“Victoria 2: Heart of Darkness” (HoD) is an expansion for “Victoria 2”. The previous expansion, “A House Divided” focused on politics and economics. This was a good idea, as the Victorian era revolved around politics and economics (rather than, say, bloodlines (“Crusader Kings”) or warfare (“Hearts of Iron”)). It is not that HoD is only about politics and economics, but it always seems to come back to those.
HoD centers its improvements around colonization and diplomacy/wars. The thing about Europe at this point in time was that, once your nation was all industrialized, it was really tempting to go take over places that weren't all industrialized. In the United States this took the form of westward expansion, while European countries looked to Africa. This expansion adds some interesting mechanics to this race for colonies and the potential use of force to acquire them.
Technically, people tended to live in these non-industrialized places. These people were generally of the opinion that they liked running their own affairs. This can be a problem if you want to colonize, say, China, which can make up for quality with quantity (and has a shot at industrializing, too). It is less of a problem if you want to colonize someplace in Africa, where your superior guns, tactics and numbers can quickly pacify the population. In general, these types of places can be colonized with a fight.
Of course, pacification isn't enough – you will need to maintain control and build up enough support and infrastructure to turn your outpost into a real colony. This is simulated through the mechanism of “Colonial Points” (CPs). The basic idea is that you can spend CPs to maintain and improve your standing in a colony. Your colony starts as a mere Protectorate, costing a small number of CPs to maintain but providing some resources. If you like a Protectorate a lot, you can spend more CPs and turn it into a full-fledged colony, which costs more CPs to maintain, but also provides more resources.
Spending all these points can impede efforts to colonize other areas, so the smart colonizer spins his colonies off into States and Dominions, which sort of run themselves and still provide some resources, but no longer require influxes of CPs. Deciding when and where to promote your colonies is important to your county's rate of expansion – promote too slowly and run out of points too fast, promote too fast and lose access to valuable resources needed to continue expanding.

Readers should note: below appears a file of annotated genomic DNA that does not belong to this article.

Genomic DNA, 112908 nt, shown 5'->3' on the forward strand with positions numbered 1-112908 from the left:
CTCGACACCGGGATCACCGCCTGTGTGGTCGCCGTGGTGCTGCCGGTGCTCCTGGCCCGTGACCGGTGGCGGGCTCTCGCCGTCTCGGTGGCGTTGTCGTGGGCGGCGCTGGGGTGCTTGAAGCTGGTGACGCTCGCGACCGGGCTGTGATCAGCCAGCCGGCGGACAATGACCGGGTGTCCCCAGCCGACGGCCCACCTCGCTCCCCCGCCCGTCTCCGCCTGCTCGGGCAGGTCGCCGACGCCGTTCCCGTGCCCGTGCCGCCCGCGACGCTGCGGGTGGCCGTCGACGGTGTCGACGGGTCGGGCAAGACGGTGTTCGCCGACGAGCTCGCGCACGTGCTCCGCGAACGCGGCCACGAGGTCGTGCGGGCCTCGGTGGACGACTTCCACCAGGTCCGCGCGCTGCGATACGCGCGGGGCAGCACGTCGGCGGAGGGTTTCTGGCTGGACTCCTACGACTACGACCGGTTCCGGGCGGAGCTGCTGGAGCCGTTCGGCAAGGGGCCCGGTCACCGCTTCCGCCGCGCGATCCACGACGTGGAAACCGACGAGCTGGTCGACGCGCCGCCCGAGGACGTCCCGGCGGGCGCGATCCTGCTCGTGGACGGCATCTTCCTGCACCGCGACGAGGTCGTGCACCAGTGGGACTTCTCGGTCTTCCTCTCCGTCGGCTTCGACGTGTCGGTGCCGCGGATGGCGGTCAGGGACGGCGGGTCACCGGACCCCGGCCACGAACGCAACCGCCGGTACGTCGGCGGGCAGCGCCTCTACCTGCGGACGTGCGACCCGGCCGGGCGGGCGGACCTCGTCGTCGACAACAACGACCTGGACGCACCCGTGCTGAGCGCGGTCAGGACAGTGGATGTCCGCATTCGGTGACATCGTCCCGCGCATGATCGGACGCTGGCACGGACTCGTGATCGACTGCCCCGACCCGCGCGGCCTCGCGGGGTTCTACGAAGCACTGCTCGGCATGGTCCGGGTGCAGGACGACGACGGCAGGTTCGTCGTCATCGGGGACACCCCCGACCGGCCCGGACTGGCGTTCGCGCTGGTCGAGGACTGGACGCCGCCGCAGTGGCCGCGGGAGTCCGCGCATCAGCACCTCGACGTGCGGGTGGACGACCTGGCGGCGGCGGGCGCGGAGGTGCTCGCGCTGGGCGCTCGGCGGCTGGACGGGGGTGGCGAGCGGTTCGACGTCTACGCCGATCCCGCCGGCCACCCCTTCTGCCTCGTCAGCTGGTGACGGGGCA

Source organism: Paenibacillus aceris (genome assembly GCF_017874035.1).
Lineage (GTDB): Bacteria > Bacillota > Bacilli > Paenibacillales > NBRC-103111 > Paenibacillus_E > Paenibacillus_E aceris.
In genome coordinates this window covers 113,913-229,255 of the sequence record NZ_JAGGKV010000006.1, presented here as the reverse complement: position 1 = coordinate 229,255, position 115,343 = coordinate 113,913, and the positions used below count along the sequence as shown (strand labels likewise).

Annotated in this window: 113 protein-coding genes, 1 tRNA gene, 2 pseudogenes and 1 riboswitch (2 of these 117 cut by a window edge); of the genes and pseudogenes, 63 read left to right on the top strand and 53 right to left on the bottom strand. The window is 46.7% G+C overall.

Of course, you are not the only country looking for a slice of Africa. Other countries can contest an area by attempting to colonize it themselves. At this point you enter a “Colonial Influence Race”, which basically means the countries involved spend points until one finally spends enough. This can exhaust your other efforts, and, if it goes on long enough, the nations involved can get mad at each other.
What used to be a simple colony has now become a Flashpoint. At this point the clock starts ticking and Tensions build. Enough Tension and a Crisis will happen (yes they use a lot of capitals). A Crisis is often the prelude to war. Each Major Power can either remain neutral or take a side. If two or more Major Powers take opposite sides then the Crisis must be resolved by peaceful means (concessions, bribery) or else a war will start.
A Crisis can happen several different ways, but every time it does there is a pervasive feeling that things might just get a little out of control. Lots of times nothing happens – a deal is struck and everyone can go home. It becomes tempting to join one side or the other for whatever reason (avoiding prestige loss, getting shiny things), and most times nothing much happens. Until that one time when it does, and you're dragged into a major war over some area you couldn't find on the map before this all started. The Crisis does a good job of giving that “maybe a web of alliances wasn't such a great idea” feeling without all the work of building the alliances. It's not “Diplomacy”, but it does a good job.
Supporting both colonization and warfare are some improvements to the naval combat engine. The primary idea is the naval base. Naval bases control three things: ship size, naval supply, and Colonial Points. Basically, the bigger the base the bigger the ship it can build, technology and supplies allowing. Naval bases also generate supplies, which are required to keep your ships running. All these far-flung bases also find expression in CPs – the bigger your bases, the faster your can colonize. Some depth has been added to tactical naval combat, also. You still can't do anything about it, but there are more numbers.
In summary, then, “Victoria II: Heart of Darkness” takes a rough and incomplete game and and polishes some existing facets while adding a couple of new ones. The biggest additions revolve around colonial adventures. Countries around the “edge” of Europe will reap the biggest benefits from these changes, as many new options will present themselves. While not as fun as having the Mayans invade Europe, the features in this expansion definitely make the original a better game.
* The product in this article was sent to us by the developer/company for review.
After some patching and a couple of expansions, Victoria 2 is rounding into shape. It is still deep with a killer learning curve, but it is starting to feel like a fun game rather than a buggy spreadsheet.
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